Prospects are looking good for the development of the old police station site on Dunnell Road.
On Wednesday night, representatives of J.G. Petrucci Co. of Asbury, N.J. made an informal presentation of preliminary plans for the development of 125 Dunnell Road to members of the Maplewood Village Alliance.
At the meeting, Mayor Vic DeLuca stated that the Township and Petrucci had come to an agreement for the sale of the site and that "attorneys are drafting the redevelopment agreement."
Petrucci has been in exclusive negotiations with the Township of Maplewood for redevelopment of the parcel since June 21. DeLuca announced at the Sept. 6 Township Committee meeting that at either the Sept. 20 or Oct. 5 town meeting. Also on Sept. 6, the town extended the exclusive negotiating period to Oct. 5.
In June, the Town from among three developers who answered an RFP for the purchase and development of the property. Petrucci proposes to build a 50-unit apartment building that will include a mix of 38 one-bedroom and 12 two-bedroom units. The plan is for 46 market rate units and four affordable housing units. The proposed building is four stories high, with ground floor parking and three residential stories above.
There will be 60 on-site parking spaces — meeting the 1.2 per housing unit requirement in the . The building will be LEED (Leadership in Energy and Environmental Design) certified. The units will all be rental; however, the units all have individual utility hookups to make for easy conversion to condominium units should the condo market improve.
No tax abatement will be granted for the development. As a rental property, the building will pay an assessment to the Maplewood Village Alliance Special Improvement District.
Petrucci's plan must comply with the Redevelopment Plan for the parcel which the .
At Wednesday night's meeting, DeLuca noted that the Alliance had no jurisdiction over design of the building — guidelines for design are built into and controlled by the redevelopment agreement, with design approval going through the Planning Board. However, he said, "Although this is not formal, we welcome any comments. This is a process of give and take."
David Wisotsky of Bohler Engineering and David Minno of Minno & Wasko, architect for Petrucci, ran through the basic parameters of the plan and design. Minno showed two elevations — one at a 50 ft height and one at 62 ft. Minno said that Petrucci was aware of the "50 ft all in" limit on the height of the building that was stipulated by the redevelopment plan but explained that that elevation was being shown solely to demonstrate how a gabled roof treatment would affect the look of the building.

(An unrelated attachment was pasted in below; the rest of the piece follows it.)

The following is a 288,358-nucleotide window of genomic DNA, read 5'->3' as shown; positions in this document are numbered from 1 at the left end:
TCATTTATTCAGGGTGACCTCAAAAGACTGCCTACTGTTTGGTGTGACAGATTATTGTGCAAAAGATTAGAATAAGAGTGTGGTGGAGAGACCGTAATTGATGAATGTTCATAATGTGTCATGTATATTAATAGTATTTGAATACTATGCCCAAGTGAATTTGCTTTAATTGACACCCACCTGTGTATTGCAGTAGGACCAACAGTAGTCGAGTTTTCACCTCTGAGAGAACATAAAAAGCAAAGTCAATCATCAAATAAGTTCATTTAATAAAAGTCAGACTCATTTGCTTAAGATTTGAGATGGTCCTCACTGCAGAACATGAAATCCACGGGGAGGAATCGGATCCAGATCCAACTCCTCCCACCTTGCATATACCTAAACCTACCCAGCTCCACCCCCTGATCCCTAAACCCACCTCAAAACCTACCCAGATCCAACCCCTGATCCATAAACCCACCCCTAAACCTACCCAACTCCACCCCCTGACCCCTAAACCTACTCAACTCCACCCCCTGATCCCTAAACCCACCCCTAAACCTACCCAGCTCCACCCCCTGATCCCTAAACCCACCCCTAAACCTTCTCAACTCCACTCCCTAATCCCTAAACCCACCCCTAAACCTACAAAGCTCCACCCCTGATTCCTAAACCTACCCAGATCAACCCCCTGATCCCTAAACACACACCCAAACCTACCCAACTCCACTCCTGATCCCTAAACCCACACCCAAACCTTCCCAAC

Local architect Marvin Clawson was interested to know what grade level was used as a baseline for measuring the building height. Minno said he used the average grade in front of the building.
Dan Lacz of Petrucci noted that the apartments would have granite and stainless steel finishes and other high-end features and materials. Despite the economy, he said that the "market is driving that. You need to deliver." At this point, the exterior of the building was proposed to be a combination of brick, clapboard (mirroring the majority of Maplewood housing stock) and some composite materials. "Balconettes" of 18" depth were proposed for the facade.
Minno stressed that the design was not complete ("This is hot off the press," he said) and that, in no way, should anyone in the room consider it as final. MVA members variously suggested that Petrucci use materials more reflective of surrounding properties like Nelson's Garage or make the facade look more like a combination of Maplewood single family homes. Minno noted the difficulty of the latter suggestion due to the fact that groundfloor front doors cannot be added because the first floor is made up of screened parking.
(The first floor of the building cannot consist of residential units due to the fact that the building is located partially in a flood plane. Wisotsky noted that Petrucci has met with the state Department of Environmental Protection and is confident that it will gain approval for the development from the DEP.)
Petrucci will be marketing the units to emptynesters, downsizers and city-dwellers who will be commuting via train. Lacz pointed to other similar projects completed by Petrucci, including a 71-unit transit-oriented multi-family development in Nutley.
He said potential monthly rents would be about $1,600 for one bedroom units and $2,400 to $2,500 for the 2-bedroom units. The size of the units was 785 sf to upwards of 800 sf for 1-bedroom units and 994 sf to 1055 sf for 2-bedroom units.
MVA member John Branagan (who is also a member of the Planning Board) had concerns that there was not sufficient outdoor space for residents to "hang" or to transition from the interior to the exterior. Minno responded that more of the drop-off driveway in front of the building could be transitioned to grass or a "stoop." He said, "It's not a final site plan. We would need to work on that with the town." Still, he said, Petrucci could "explore" options for outdoor space.
Lacz said that Petrucci hoped to have a final plan before the Planning Board in November.
Overall, the Petrucci team expressed a desire to be cooperative and flexible regarding design.
"We're local guys, Jersey guys," said Lacz. "We are fully integrated. The owners will be here in town. This is a long-term investment."